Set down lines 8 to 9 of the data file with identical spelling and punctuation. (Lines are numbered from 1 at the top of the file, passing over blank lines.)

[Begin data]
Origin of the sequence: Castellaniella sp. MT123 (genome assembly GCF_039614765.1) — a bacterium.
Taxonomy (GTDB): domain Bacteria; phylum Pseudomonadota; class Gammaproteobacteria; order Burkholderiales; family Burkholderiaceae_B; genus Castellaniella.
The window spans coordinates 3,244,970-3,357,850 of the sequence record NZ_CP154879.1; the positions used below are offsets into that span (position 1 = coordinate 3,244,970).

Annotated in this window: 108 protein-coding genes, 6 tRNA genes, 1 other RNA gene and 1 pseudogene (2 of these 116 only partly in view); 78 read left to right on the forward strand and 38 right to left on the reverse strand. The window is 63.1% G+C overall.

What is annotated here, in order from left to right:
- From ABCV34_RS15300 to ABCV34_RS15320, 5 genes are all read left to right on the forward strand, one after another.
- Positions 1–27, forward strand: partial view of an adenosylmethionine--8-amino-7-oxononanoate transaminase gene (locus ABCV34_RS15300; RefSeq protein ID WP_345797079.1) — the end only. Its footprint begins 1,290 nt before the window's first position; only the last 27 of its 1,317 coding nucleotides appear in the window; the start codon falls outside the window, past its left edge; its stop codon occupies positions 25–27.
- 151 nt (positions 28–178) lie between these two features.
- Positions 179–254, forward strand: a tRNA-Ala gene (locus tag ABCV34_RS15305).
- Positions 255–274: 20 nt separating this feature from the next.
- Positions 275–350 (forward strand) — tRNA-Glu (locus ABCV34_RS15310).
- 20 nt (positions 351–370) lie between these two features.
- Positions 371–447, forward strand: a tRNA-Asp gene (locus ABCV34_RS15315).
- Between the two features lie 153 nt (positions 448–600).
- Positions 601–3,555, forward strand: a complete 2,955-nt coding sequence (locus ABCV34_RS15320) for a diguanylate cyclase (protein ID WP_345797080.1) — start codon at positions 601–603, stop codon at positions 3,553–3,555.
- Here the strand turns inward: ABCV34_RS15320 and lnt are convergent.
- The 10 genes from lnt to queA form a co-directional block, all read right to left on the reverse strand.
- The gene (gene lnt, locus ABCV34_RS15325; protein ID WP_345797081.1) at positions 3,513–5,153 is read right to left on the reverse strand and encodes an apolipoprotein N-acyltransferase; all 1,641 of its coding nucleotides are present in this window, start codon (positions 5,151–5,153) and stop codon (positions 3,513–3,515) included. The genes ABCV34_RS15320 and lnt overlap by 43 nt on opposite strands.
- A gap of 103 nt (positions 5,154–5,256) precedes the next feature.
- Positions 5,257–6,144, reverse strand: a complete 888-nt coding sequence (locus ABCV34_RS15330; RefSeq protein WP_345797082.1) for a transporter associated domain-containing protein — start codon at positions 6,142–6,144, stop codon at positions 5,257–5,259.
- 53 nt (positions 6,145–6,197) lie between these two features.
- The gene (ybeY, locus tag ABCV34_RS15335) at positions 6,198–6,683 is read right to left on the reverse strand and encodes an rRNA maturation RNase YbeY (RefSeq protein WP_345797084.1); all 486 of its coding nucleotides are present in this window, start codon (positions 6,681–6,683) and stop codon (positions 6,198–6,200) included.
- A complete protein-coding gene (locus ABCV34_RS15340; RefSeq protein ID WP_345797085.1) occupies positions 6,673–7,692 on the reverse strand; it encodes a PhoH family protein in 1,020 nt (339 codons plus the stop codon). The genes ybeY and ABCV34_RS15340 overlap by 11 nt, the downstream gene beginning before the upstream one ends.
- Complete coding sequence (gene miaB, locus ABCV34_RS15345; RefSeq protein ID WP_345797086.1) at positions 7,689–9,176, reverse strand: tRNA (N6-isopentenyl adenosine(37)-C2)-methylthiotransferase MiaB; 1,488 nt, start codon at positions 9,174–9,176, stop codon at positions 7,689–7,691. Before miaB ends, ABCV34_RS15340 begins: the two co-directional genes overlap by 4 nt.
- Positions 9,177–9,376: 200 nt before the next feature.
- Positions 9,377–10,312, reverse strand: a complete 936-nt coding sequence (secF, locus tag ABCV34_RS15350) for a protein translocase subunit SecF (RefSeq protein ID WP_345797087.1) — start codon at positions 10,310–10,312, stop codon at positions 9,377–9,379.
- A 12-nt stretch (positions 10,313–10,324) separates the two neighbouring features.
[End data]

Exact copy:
- 151 nt (positions 28–178) lie between these two features.
- Positions 179–254, forward strand: a tRNA-Ala gene (locus tag ABCV34_RS15305).